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September is Pain Awareness Month; I actually find this ironic because if you have chronic pain, you probably don’t need anyone to remind you of this.

September also signals the change of seasons. Autumn is my favorite time of year. I love the warm days and cool nights. I love watching football with family and friends and seeing the beautiful colors of changing leaves.

But with changing seasons comes the change of weather. I live in Ohio where we experience 4 distinct seasons. I think I’m a better predictor of changing weather than the most talented meteorologist.

Have you ever been able to predict the weather because of your pain? I know I can and I’m pretty consistent about it. For me, 48-hours before a weather change, my pain level will sky rocket!

My lower back is more stiff and achy, and it will actually start throbbing. I’ve asked my pain doc about this and he swears that there isn’t a connection. But he does admit that he has several patients who also say their pain is worse with weather changes.

I think the increase in pain comes from the changes in barometric pressure. What is barometric pressure you ask?

According to How Stuff Works, a barometer measures the air pressure. When the barometric pressure “rises”, it means the pressure of the air is increasing. When the barometric pressure is “falling” the air pressure is decreasing.

Interesting fact? The barometric pressure in space is 0.00! Space is a complete vacuum – cool hunh!

But what actually happens to our body when the barometric pressure changes? According to researchers – A LOT can happen to our bodies due to the changes in barometric pressure.

Mother Nature Network points out that changes in barometric pressure can impact blood pressure, cause headaches or migraines, make it more difficult for people with diabetes to control their blood sugar, and – you guessed it! – make pain worse.

A study from Tufts University in 2007 found that every 10-degree drop in temperature patients reported an increase in arthritis pain. They also found that with low barometric pressure, low temperatures and precipitation can cause an increase pain. The researchers aren’t sure why this happens.

The Arthritis Foundation even has a cool page where you simply put in your ZIP code and it will tell you the current weather conditions in your area and the Current Arthritis Index. The Index will show you your predicted joint pain level based on the weather conditions.

So, I’m curious! Does the change in the weather affect your pain level? Do you track the barometric pressure to see if there is a connection with your pain level? What does the changing weather do to your pain level?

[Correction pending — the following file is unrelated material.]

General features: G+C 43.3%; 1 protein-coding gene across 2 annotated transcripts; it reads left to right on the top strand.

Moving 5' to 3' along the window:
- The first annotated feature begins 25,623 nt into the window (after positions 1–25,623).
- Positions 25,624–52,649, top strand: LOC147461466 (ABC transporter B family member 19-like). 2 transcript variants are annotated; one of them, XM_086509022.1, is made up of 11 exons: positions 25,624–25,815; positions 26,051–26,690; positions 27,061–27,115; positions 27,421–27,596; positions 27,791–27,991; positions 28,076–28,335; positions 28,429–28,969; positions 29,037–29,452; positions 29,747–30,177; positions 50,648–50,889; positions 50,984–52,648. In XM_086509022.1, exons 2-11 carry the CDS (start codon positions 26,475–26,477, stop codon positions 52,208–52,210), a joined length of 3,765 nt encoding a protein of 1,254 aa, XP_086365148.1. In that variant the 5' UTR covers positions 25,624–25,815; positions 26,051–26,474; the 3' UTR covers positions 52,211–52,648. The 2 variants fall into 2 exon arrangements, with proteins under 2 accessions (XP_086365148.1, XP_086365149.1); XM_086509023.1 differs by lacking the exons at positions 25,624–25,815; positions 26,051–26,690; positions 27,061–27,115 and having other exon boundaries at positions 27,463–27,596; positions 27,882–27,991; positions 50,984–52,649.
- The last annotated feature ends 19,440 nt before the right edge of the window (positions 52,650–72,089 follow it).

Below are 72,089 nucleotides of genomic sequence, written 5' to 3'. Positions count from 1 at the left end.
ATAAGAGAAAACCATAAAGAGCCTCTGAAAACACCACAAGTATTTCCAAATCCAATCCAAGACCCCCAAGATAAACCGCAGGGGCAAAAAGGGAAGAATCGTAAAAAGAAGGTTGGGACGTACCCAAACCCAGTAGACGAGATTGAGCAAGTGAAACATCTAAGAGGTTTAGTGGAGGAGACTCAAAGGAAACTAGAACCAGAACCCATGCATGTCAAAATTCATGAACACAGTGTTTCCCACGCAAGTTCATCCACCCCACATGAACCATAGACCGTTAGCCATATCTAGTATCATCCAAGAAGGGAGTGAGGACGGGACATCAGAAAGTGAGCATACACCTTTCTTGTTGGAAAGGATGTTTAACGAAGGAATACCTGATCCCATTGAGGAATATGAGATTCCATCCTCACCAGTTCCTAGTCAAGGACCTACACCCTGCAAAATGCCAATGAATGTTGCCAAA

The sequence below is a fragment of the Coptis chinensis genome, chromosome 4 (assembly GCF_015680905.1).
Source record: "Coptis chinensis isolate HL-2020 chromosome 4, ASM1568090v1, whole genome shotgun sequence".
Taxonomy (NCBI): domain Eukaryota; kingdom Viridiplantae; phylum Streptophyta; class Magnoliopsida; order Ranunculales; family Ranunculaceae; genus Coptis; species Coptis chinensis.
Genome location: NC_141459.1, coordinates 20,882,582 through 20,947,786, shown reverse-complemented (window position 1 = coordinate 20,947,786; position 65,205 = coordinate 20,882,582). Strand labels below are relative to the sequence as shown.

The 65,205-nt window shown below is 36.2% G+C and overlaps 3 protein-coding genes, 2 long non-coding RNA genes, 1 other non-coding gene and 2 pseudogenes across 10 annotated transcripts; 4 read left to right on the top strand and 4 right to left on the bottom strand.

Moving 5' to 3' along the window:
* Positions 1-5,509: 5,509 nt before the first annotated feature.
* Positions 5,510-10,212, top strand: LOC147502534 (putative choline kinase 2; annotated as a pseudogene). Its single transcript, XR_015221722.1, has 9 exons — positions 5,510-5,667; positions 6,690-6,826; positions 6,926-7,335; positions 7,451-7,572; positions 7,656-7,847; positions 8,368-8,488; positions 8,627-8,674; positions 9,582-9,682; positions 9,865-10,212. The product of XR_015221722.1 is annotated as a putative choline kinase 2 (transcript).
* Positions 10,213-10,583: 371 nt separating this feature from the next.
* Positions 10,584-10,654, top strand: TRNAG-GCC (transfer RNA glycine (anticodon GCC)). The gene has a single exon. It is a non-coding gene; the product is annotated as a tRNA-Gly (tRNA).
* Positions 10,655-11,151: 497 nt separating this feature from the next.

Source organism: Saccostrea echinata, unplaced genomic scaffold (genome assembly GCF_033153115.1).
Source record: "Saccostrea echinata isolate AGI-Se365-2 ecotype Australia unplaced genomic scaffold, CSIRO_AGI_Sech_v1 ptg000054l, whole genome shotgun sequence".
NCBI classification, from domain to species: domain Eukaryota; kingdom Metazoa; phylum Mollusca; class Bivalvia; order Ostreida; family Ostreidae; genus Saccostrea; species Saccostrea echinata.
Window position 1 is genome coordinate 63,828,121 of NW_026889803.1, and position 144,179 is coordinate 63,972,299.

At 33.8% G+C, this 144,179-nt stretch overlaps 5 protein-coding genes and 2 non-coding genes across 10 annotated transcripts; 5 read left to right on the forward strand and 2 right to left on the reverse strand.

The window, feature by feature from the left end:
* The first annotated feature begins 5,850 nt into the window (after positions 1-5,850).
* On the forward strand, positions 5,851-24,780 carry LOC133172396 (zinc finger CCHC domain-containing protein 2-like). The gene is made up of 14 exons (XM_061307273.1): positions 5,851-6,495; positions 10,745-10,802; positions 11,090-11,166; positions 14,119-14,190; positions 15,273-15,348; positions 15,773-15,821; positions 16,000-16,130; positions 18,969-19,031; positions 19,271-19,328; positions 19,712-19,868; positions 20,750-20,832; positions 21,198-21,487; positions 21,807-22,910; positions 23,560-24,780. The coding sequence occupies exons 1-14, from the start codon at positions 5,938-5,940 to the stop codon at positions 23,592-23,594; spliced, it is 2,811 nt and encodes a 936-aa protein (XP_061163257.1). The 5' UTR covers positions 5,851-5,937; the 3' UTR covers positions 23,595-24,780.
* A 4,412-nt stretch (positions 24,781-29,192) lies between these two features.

Looking forward to hearing from you!

Until next time

~Dr. JB Kirby

4 thoughts on “Why does the weather make my chronic pain worse?”

  1. Hi,
    Thank you for this informative article. I’m with your opinion about the relation between the pain and weather. Also, I think there is a psychological relation too. Anyone knows that this thing makes me more tired, so the brain will start to make a barrier.
    with optimism, we can overcome our fears or pain. We shouldn’t think much about that! At these difficulties times, we should put our goals between our eyes, and run after it.
    It is a hard equation; it is a tough battle! But believe me, the psychological pain is more cruelty than the physical pain.

    Thanks a lot.

    1. Hi Rosette,

      Thank you so much for reading my blog. You bring up a great point about the psychological pain. I’ll have to do some research about that and write about it in one of my blogs!

      ~ Dr. JB Kirby

  2. Hi Jill,

    Love the post. I definitely feel the changes in weather as well with both my migraines and joint pain.

    I’ve had a physical therapist explain the phenomenon to me and think it makes sense. If you would think of your joint as a balloon filled with water and with a normal barometric pressure that balloon is completely supported.

    As a low pressure system approaches and the barometric pressure drops, there is not enough pressure to support the balloon, so it begins to collapse. That is when your joints begin to ache. It would be like taking away a splint which is supporting your joint and it begins to ache more.

    As the barometric pressure rises again, the balloon begins to fill out and become more supported by the pressure. It’s like putting a splint on for support.

    1. Hi Amy!
      Thank you for your comment. I know that when I spend time out west in the desert, my pain isn’t nearly as bad as it is here in Ohio!

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